The state needed an extra £9.4 billion to cover the gap between tax receipts and spending, £600 million more than in September 2018.
It brings the total borrowed in the current financial year since April to £40.3 billion, or £7.2 billion more than the same period last year. It was the first April-to-September borrowing increase for five years.
The figure was boosted by a change in how student loans are treated, adding £12.4 billion to the budget deficit.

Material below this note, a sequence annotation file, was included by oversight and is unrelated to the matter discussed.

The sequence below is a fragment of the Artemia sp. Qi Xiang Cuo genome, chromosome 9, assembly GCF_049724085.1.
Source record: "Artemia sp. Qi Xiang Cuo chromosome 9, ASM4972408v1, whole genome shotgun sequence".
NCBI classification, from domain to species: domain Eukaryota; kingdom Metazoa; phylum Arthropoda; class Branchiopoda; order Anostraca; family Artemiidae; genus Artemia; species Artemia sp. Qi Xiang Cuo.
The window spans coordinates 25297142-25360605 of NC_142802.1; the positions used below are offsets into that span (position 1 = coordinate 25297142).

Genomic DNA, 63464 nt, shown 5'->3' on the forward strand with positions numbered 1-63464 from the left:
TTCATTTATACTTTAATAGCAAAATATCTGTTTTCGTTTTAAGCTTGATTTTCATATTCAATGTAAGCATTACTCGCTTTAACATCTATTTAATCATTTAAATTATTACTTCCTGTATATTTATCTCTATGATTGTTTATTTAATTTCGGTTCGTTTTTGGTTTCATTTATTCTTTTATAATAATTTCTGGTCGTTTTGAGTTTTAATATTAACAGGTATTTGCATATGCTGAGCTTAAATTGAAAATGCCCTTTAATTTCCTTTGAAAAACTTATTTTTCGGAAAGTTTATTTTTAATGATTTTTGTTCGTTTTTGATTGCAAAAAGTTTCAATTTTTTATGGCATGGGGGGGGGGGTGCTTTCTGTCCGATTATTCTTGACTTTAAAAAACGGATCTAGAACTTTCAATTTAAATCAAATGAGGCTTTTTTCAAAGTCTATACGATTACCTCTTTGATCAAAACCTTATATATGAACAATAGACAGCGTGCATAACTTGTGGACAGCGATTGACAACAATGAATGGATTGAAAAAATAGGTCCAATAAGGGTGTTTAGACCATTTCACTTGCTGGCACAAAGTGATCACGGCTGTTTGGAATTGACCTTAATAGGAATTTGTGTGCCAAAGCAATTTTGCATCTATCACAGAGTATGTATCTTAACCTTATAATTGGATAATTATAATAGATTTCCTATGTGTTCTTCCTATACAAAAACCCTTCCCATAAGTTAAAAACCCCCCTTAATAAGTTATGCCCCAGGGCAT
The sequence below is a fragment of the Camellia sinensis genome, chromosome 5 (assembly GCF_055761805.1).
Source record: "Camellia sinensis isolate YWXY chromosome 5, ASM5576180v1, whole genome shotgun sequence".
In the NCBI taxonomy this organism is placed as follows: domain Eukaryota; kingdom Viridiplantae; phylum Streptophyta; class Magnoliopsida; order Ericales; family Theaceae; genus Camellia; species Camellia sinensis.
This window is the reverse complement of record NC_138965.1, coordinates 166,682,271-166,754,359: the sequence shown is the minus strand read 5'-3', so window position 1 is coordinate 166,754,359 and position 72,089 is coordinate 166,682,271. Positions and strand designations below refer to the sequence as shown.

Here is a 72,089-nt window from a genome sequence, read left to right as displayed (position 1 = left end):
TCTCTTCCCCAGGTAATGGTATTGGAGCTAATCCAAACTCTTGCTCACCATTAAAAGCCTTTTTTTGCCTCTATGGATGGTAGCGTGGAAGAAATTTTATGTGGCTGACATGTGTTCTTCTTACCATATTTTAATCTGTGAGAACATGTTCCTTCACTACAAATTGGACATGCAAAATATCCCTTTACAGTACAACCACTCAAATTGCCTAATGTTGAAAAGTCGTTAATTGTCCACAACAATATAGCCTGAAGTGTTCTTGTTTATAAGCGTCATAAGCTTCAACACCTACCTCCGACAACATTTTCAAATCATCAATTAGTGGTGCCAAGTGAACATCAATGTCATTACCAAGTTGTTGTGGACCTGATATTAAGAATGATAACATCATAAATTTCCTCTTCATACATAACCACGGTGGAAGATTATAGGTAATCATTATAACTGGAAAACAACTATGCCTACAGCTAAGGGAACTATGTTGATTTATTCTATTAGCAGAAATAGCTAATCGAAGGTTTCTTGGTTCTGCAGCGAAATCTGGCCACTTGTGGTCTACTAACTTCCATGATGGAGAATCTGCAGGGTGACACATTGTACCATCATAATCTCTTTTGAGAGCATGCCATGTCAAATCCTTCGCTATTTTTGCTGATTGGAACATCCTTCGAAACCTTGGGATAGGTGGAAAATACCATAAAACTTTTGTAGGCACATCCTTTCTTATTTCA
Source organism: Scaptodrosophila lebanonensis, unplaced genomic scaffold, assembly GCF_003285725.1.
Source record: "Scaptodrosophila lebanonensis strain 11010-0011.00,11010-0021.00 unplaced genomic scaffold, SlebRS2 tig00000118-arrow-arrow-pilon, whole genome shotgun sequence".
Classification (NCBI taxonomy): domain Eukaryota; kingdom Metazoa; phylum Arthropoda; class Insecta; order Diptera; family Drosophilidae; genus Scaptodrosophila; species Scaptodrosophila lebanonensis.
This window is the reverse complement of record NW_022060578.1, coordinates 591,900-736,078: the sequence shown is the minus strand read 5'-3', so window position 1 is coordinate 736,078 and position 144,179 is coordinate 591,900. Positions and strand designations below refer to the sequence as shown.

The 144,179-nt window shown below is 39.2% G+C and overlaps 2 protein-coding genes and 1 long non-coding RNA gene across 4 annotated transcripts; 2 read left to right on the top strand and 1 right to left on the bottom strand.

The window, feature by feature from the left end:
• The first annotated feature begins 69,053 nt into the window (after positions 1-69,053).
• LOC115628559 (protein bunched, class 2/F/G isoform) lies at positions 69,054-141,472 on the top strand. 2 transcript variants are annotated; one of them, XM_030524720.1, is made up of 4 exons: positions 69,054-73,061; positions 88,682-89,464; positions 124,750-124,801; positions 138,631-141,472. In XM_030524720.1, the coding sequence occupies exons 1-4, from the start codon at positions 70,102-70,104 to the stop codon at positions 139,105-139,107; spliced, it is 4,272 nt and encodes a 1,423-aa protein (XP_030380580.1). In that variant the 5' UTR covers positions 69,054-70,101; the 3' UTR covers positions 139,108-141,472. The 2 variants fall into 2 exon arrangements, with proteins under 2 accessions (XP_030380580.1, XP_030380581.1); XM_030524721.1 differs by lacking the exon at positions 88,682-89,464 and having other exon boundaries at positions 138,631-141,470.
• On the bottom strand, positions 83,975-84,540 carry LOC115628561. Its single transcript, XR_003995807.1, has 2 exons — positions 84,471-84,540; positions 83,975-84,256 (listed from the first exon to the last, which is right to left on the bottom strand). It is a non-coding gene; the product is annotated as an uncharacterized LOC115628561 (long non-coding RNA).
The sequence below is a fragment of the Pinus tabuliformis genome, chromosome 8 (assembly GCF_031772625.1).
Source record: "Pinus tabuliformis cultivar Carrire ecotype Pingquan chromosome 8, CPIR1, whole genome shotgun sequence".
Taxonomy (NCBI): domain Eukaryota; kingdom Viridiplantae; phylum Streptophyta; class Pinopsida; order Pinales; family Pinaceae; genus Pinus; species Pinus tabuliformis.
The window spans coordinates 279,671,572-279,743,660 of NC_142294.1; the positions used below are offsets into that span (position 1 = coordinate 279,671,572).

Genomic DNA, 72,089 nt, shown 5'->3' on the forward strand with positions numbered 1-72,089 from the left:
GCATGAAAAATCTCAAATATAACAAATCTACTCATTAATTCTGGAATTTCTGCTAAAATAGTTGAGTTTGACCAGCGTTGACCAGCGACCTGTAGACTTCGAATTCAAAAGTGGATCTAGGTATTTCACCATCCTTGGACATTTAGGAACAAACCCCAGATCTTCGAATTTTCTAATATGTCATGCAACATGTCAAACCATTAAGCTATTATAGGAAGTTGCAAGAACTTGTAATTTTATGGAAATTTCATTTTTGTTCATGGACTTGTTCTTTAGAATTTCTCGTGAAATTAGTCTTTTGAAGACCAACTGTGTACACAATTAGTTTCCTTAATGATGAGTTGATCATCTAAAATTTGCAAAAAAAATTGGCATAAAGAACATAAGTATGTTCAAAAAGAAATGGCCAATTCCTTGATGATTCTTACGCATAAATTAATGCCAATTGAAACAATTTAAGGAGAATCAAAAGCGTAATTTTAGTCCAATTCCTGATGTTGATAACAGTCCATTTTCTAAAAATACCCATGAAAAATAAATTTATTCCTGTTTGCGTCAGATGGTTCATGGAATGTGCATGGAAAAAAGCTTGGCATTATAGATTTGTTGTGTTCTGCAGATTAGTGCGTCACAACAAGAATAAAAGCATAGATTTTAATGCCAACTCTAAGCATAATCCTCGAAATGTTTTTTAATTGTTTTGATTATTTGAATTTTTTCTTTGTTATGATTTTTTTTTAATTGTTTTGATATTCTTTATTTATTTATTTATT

The extra lending means total government debt — excluding banks part-owned by taxpayers — of £1.79 trillion at the end of September. It was the fifth time in the first six months of this fiscal year that public finances were weaker year-on-year.
The Government looks set to miss its target of keeping borrowing below two per cent of GDP in 2020-21.